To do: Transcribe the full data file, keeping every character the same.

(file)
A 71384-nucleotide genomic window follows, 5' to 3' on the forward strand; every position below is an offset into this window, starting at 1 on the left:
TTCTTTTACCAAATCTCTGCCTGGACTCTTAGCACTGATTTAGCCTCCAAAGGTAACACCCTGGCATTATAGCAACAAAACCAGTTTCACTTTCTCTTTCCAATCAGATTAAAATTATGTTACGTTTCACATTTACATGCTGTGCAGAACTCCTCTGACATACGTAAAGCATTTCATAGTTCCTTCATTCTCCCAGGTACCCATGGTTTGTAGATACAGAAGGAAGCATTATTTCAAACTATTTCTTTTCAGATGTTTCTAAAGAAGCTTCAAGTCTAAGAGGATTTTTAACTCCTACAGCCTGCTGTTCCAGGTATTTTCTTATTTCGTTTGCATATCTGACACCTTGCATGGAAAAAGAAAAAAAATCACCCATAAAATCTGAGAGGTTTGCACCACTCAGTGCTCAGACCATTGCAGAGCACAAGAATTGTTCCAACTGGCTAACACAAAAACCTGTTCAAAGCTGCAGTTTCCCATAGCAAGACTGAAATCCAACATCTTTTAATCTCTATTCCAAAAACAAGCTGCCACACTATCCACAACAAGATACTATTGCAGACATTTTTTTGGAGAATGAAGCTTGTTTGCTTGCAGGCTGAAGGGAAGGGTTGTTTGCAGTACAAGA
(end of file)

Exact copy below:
A 71384-nucleotide genomic window follows, 5' to 3' on the forward strand; every position below is an offset into this window, starting at 1 on the left:
TTCTTTTACCAAATCTCTGCCTGGACTCTTAGCACTGATTTAGCCTCCAAAGGTAACACCCTGGCATTATAGCAACAAAACCAGTTTCACTTTCTCTTTCCAATCAGATTAAAATTATGTTACGTTTCACATTTACATGCTGTGCAGAACTCCTCTGACATACGTAAAGCATTTCATAGTTCCTTCATTCTCCCAGGTACCCATGGTTTGTAGATACAGAAGGAAGCATTATTTCAAACTATTTCTTTTCAGATGTTTCTAAAGAAGCTTCAAGTCTAAGAGGATTTTTAACTCCTACAGCCTGCTGTTCCAGGTATTTTCTTATTTCGTTTGCATATCTGACACCTTGCATGGAAAAAGAAAAAAAATCACCCATAAAATCTGAGAGGTTTGCACCACTCAGTGCTCAGACCATTGCAGAGCACAAGAATTGTTCCAACTGGCTAACACAAAAACCTGTTCAAAGCTGCAGTTTCCCATAGCAAGACTGAAATCCAACATCTTTTAATCTCTATTCCAAAAACAAGCTGCCACACTATCCACAACAAGATACTATTGCAGACATTTTTTTGGAGAATGAAGCTTGTTTGCTTGCAGGCTGAAGGGAAGGGTTGTTTGCAGTACAAGA